TO SANG PHOTO STUDIO
Lee To Sang (1938) was born in China. At 25, he and his wife Ho Yuk-Mui moved from Hong Kong to Paramaribo, Surinam, where he opened a photo studio. After Surinam’s independence, they moved to Amsterdam, where they opened To Sang Photo Studio on 57, Albert Cuypstraat.
In 1992, Willem van Zoetendaal discovered the studio as he took a stroll down the former working class district De Pijp. He was drawn to the multicoloured window, as To Sang used vivid background colours and landscape wallpapers with Swiss alpine meadows and Brazilian waterfalls.
To Sang’s portraits were a multicultural reflection of the population and passers-by of De Pijp. He retouched pimples or excess beard growth with a brush, and had his colour photographs printed at department store HEMA around the corner on Ferdinand Bolstraat. He charged ƒ 17.50 (± € 8) for a standard size photo.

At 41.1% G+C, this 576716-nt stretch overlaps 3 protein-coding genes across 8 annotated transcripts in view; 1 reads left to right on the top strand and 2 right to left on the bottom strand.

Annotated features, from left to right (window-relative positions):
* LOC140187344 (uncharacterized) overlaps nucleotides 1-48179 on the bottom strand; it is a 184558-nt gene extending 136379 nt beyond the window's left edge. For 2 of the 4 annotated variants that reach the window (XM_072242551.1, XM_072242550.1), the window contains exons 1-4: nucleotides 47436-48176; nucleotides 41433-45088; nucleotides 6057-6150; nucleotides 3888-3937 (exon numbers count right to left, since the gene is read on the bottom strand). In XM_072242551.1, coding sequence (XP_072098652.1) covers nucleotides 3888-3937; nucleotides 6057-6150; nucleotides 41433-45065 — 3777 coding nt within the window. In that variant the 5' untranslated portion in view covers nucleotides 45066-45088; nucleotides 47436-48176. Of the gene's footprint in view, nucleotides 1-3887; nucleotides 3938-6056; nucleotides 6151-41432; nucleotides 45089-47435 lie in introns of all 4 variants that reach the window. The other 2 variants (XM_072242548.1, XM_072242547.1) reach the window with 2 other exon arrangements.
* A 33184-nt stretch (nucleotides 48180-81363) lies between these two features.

As a photography teacher at Gerrit Rietveld Academy, Van Zoetendaal sent first year students with a donated sum of ƒ 17.50 to To Sang Photo Studio to have them portrayed. The assignment was: do not have yourself photographed the way you are at school, but as someone else. This resulted in a marriage portrait with a total stranger, someone in an invalid chair who wasn’t disabled, or a student dressed as a McDonald’s staff member.
In 1995, Van Zoetendaal and Frido Troost published the book To Sang Fotostudio (Basalt Publishing). Van Zoetendaal convinced the then mayor Schelto Patijn to have his portrait taken by To Sang out of solidarity with the ordinary Amsterdammer. Fotostudio To Sang became a cult; the work was included in exhibitions in Foam and in photo festivals. In 2004, the portraits were part of Street & Studio, An Urban History of Photography at TATE Modern in London. The photos were shown next to the work of famous artists like Gillian Wearing and Edward Steichen.
Lee To Sang retired in 2002. He still goes out each year for a Chinese meal with Van Zoetendaal. They still call each other Mr. Sang and Mr. Willem.
This photo was part of our exhibition Ode to an Amsterdammer, in the National Maritime Museum in Amsterdam.